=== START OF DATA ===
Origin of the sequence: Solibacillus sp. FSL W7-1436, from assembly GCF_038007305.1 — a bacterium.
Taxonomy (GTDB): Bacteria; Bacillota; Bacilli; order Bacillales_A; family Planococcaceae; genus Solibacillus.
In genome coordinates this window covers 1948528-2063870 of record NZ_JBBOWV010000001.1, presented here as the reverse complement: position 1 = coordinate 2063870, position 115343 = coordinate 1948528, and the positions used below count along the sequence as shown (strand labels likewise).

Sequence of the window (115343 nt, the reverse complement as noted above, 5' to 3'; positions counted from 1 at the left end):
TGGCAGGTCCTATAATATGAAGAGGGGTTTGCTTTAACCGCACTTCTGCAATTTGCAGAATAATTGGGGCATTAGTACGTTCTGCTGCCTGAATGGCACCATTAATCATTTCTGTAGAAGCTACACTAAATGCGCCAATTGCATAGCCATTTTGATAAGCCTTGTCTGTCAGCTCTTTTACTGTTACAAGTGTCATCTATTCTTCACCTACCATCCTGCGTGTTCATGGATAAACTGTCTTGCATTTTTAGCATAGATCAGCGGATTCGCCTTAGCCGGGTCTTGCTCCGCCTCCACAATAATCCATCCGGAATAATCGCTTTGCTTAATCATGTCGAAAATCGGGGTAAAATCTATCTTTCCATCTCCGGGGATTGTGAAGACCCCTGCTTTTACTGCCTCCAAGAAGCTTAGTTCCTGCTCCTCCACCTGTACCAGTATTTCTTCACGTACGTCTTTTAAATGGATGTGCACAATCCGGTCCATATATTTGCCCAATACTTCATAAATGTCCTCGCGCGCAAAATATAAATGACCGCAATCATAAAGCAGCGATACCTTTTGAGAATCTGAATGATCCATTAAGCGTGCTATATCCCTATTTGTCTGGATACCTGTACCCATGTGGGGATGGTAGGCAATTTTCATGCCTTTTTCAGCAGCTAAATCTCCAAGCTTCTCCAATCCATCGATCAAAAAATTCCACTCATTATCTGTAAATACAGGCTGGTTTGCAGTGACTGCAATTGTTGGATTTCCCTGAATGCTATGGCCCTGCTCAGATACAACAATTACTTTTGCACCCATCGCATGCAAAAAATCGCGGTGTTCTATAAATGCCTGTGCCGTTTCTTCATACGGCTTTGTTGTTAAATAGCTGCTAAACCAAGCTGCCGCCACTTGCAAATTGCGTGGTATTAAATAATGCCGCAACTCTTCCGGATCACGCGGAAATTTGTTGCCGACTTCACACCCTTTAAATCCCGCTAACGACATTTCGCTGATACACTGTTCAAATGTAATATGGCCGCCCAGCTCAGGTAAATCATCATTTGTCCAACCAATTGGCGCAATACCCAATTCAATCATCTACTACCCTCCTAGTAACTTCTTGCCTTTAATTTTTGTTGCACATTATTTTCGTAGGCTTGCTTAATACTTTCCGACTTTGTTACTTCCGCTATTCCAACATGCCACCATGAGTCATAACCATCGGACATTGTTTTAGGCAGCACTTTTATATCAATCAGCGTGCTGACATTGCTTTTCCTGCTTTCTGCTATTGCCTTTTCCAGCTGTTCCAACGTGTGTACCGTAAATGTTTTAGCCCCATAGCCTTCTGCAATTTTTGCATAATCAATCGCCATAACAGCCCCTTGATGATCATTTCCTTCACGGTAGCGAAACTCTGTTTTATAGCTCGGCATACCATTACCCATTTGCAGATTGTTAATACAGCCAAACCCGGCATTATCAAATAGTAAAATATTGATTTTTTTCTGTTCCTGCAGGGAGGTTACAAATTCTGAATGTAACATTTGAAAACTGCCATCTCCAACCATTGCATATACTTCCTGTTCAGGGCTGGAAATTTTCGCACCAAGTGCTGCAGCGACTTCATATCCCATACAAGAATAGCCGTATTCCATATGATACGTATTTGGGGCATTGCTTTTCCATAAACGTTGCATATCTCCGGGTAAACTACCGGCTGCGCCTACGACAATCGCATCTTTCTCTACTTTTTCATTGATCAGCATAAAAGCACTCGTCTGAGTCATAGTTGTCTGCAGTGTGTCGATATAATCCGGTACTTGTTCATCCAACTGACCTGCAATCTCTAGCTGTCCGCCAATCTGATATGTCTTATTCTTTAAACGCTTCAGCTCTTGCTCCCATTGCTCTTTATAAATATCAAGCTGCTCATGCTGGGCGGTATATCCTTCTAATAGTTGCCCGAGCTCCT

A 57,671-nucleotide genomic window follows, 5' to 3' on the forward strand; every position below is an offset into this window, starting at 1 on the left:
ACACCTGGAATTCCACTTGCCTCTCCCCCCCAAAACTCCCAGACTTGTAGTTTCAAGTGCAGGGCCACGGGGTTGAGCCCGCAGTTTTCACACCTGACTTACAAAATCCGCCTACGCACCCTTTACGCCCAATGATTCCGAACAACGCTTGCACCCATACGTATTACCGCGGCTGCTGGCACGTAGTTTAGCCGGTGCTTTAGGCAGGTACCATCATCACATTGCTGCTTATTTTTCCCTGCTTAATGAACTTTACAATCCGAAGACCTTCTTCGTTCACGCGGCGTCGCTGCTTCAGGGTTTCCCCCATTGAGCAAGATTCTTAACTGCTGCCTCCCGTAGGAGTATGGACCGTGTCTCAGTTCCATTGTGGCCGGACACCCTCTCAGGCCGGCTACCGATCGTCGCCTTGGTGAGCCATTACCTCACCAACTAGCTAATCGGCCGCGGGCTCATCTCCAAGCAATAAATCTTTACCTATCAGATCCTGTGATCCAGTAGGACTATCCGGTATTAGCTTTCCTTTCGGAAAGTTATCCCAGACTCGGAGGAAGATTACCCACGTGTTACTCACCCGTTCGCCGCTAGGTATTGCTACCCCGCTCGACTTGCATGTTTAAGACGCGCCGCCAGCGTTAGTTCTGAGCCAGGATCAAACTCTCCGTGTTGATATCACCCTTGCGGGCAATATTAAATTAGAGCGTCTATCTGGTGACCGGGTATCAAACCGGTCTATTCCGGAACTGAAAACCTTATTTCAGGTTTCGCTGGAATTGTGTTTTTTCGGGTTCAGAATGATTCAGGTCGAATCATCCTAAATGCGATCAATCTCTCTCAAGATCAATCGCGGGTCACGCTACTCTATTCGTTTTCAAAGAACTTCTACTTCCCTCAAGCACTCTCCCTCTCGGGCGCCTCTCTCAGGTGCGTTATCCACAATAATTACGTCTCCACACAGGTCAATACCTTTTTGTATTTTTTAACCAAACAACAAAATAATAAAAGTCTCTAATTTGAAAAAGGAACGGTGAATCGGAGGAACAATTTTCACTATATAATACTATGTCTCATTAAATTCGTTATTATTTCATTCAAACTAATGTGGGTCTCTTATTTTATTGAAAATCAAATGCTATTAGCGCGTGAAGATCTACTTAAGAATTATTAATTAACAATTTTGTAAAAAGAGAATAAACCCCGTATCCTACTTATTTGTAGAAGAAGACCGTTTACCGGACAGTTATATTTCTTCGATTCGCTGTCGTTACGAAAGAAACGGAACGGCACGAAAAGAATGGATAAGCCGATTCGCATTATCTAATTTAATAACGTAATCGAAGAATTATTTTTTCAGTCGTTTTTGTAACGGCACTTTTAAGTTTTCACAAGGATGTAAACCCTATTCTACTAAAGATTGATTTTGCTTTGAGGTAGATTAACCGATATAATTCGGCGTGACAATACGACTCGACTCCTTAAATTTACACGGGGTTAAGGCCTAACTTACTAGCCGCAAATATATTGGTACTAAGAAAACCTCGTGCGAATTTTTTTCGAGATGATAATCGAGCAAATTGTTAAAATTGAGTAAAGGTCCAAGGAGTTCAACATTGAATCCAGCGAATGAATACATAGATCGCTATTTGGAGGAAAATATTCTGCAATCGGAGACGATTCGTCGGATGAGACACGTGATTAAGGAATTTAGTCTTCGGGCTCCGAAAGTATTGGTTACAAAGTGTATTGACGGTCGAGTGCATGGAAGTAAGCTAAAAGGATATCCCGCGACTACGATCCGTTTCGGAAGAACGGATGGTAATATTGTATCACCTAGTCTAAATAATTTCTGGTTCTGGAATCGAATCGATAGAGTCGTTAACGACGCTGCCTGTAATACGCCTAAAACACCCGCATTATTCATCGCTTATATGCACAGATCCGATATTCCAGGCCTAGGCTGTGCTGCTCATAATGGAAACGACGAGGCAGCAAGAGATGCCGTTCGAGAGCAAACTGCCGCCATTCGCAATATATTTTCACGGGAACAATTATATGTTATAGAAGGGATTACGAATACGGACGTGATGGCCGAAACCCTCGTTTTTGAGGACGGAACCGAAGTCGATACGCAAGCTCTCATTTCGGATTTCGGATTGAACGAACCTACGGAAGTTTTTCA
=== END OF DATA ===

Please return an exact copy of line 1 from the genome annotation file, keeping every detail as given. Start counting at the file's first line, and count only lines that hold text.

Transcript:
Origin of the sequence: Solibacillus sp. FSL W7-1436, from assembly GCF_038007305.1 — a bacterium.